At the start of a new year there is always a flurry of talk relating to resolutions or goals for the next 365 days. Some people look forward to the opportunity of starting fresh while others simply see it as a continuation of actions that are already in place.
An ad appeared in the Ottawa Citizen newspaper dated March 16, 1963, for a healing substance known as Preparation H.
Looking back on 2010 definitely calls for healing and productive change to take place in 2011 for many people and that will only come about if we use some “Life” Preparation H. Yes, that is different than ointment or suppositories in a not so popular spot on the body. Okay, moving right along…what exactly is the driving force to cause us to prepare? How do we start?
What is preparation?
Reading one of my favorite books, The Merriam-Webster Dictionary, (you knew I was a nerd, so knowing that a dictionary is in my list of top 10 favorite books shouldn’t be shocking) we learn that the meaning of “preparation” is as follows:
Definition of PREPARATION
1 : the action or process of making something ready for use or service or of getting ready for some occasion, test, or duty
2 : a state of being prepared
Lovely definition, but it also means that we need to understand the word “prepare” which is defined as:
Definition of PREPARE
1 a : to make ready beforehand for some purpose, use, or activity (prepare food for dinner)
2 a : to work out the details of : plan in advance (preparing a campaign strategy)
3 a : to put together : compound (prepare a prescription)
3 b : to put into written form (prepare a report)
Understanding that we have to make ready, put together and work out the details beforehand, does seem like a time that writing down a plan for the future would be a wise decision. It may feel like a monumental task and as dreaded as a colonoscopy, but the process of contemplating, brainstorming and putting those thoughts in written form is absolutely mandatory to accomplishing successful change.
Why Is It Important To Prepare On Paper?
Writing down your resolutions and goals on paper does several things:
- 1. Locks in a commitment. Having a piece of paper with words on it that direct your actions has more credibility and weighting than the fleeting thoughts in our mind. It is very easy for our mind to get off track. Even now while you are reading this post, your mind is not 100% focused on my words because you hear the noise in the background and if you are like me, you are already into the next paragraph. Let’s use another example. If I said that everyone who makes a comment on this post will receive a $100 check, how many people do you think would forget to leave a comment after reading the post? However, what if I said that you would receive a $100 check next year if you come back and leave a comment 365 days from now, how many people would remember to visit this post again without writing down a reminder? Writing down your resolutions and goals will have a powerful effect on your mind with both remembering and committing to action.
- the specific objective
- skills needed to master the plan
- money required
- time investment
- knowledge base
- other resources needed
2. Actions are defined. Let’s take a simple interaction that millions of people have each day. On the way out the door, we say to our spouse or child, “Please make sure your chores are done by the time I get home.” Being the motivated and prepared person in the family, we remind everyone to fulfill their accountabilities and obligations. Then when we get home and find that the chores or part of the chores are not completed, the response from our slothful crowd tends to be something like “I forgot” or “I couldn’t remember what I was supposed to do.” Of course, we do not live in the era of technology, so there was no way to pick up the landline, cell phone or Blackberry to communicate this lapse in memory, but that is beside the point. Just like a “Honey Do List” or “Chore Chart” provides a clear commitment to action, writing down resolutions and goals will define our objectives.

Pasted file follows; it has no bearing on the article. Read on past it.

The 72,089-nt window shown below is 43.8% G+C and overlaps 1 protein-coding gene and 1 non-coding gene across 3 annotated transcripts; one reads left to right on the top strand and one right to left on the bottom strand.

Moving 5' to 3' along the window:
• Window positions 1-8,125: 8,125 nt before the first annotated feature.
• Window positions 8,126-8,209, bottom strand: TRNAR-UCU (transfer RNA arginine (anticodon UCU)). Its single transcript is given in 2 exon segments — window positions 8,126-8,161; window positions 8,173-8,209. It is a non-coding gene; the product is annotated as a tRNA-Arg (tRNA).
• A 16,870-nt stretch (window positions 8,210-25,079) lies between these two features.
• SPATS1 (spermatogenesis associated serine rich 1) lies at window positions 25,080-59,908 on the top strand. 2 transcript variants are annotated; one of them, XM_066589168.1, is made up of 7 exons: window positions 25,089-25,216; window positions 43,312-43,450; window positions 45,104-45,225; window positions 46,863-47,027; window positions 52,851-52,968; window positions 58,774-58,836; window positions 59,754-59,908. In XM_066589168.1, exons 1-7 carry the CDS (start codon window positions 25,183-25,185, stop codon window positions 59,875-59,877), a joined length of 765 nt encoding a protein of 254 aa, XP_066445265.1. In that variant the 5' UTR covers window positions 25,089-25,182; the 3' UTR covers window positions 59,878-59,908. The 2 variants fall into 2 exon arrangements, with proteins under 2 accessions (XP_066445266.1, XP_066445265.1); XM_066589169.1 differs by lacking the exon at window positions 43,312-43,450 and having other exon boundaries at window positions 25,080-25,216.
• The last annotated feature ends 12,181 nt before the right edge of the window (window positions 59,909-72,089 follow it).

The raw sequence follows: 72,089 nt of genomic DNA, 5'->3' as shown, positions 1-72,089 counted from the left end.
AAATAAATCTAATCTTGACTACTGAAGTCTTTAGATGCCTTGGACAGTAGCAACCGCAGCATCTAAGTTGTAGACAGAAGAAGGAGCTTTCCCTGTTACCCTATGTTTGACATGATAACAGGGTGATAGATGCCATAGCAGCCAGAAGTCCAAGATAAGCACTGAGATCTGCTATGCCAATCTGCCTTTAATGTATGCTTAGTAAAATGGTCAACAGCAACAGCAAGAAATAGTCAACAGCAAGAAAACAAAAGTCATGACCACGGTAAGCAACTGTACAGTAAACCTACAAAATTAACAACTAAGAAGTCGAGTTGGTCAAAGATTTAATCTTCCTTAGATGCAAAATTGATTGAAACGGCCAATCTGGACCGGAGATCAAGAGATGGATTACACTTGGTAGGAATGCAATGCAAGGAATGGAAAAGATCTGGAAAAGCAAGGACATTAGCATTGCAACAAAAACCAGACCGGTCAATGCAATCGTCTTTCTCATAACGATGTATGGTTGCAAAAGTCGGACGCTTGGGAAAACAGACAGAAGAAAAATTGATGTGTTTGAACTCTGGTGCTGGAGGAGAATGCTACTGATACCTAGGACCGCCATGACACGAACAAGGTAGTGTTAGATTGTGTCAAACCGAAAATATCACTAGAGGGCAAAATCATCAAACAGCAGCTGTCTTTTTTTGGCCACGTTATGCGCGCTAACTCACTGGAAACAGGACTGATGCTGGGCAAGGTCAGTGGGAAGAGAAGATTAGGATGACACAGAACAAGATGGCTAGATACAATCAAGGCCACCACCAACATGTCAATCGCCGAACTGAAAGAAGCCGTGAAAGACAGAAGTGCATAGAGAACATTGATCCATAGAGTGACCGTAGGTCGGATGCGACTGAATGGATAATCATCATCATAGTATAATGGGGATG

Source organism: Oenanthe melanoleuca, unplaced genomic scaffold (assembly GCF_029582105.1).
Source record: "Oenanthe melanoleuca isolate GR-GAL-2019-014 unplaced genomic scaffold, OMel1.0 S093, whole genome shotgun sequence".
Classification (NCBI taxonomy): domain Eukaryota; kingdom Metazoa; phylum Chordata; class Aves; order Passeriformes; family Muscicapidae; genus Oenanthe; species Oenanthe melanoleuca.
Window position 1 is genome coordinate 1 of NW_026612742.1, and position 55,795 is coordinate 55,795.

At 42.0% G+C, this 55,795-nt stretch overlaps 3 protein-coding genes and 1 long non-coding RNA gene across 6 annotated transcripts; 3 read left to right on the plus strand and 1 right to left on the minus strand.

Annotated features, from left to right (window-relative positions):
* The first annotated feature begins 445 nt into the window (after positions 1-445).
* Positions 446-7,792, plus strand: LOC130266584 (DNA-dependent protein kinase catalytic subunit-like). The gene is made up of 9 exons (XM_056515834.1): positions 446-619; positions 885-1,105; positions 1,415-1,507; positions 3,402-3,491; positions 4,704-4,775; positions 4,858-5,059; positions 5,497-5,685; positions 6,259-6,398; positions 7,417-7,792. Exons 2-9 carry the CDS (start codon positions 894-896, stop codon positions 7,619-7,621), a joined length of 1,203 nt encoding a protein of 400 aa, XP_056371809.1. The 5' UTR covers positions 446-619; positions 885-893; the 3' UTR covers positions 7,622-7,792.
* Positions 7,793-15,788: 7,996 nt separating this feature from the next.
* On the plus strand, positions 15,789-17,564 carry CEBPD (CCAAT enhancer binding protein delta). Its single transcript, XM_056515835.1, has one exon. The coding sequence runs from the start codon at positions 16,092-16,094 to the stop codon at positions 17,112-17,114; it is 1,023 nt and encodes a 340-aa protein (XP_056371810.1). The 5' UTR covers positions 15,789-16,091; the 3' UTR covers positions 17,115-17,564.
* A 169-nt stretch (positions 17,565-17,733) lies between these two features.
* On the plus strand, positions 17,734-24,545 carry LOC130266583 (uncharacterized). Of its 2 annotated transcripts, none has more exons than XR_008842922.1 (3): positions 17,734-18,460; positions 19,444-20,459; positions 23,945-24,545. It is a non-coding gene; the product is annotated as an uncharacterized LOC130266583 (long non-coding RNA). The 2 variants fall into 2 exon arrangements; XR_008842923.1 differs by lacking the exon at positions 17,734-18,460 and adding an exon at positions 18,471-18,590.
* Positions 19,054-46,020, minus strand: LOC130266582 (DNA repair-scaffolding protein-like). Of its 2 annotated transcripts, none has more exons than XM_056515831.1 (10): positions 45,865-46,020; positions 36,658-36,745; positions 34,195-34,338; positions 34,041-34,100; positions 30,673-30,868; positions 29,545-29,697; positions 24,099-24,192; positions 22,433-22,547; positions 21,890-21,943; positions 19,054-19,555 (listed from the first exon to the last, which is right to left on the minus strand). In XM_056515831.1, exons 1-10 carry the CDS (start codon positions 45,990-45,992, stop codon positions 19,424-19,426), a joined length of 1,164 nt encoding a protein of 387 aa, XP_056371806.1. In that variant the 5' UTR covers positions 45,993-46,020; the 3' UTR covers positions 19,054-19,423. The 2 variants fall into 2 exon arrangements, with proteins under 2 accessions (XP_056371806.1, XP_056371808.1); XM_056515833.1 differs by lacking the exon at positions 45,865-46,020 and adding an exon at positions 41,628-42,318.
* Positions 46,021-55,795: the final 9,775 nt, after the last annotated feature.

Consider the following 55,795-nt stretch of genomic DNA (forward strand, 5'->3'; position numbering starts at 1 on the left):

3. Provides a road map and schedule. Would you take a trip to a business meeting without the address of the venue? I highly doubt it. The lack of preparation would most definitely cause you to be late or more likely, never to arrive. The same concept applies to resolutions and goals. Writing down our intended actions provides a clear path with intelligent timing instead of reactions. It gives direction on:
4. Plans are tangible. The written word is a powerful taskmaster and a wonderful means of demanding preparation for change. Seeing the resolution or goals written each day gives them more credence. They are physical and alive with an intended purpose. There is an expectation of accomplishment when we see the words. After an initial writing and as things begin to change, it is important to update the list. Appeal to your own senses. If colorful quotes or poetry inspire you, add it to your writings. The resolutions and goals may be simple, but attaining them requires hard work and planning with attention to the details.
Achieving success is the ultimate goal in everything we do whether it is creating a delicious meal for the family or excelling as the CEO of a Fortune 500 company. Everything boils down to commitment and preparation.
We just need to take the advice given in a story in The Miami News newspaper from November 18, 1957. I guarantee that if you Preparation H your life by writing your resolutions and goals, not only will you be relieved of the pain caused by stagnation and lack of success, but it can heal the damage from previous commitments gone awry. However, if you need your hemorrhoids shrunk, you’ll have to buy the ointment from the drugstore.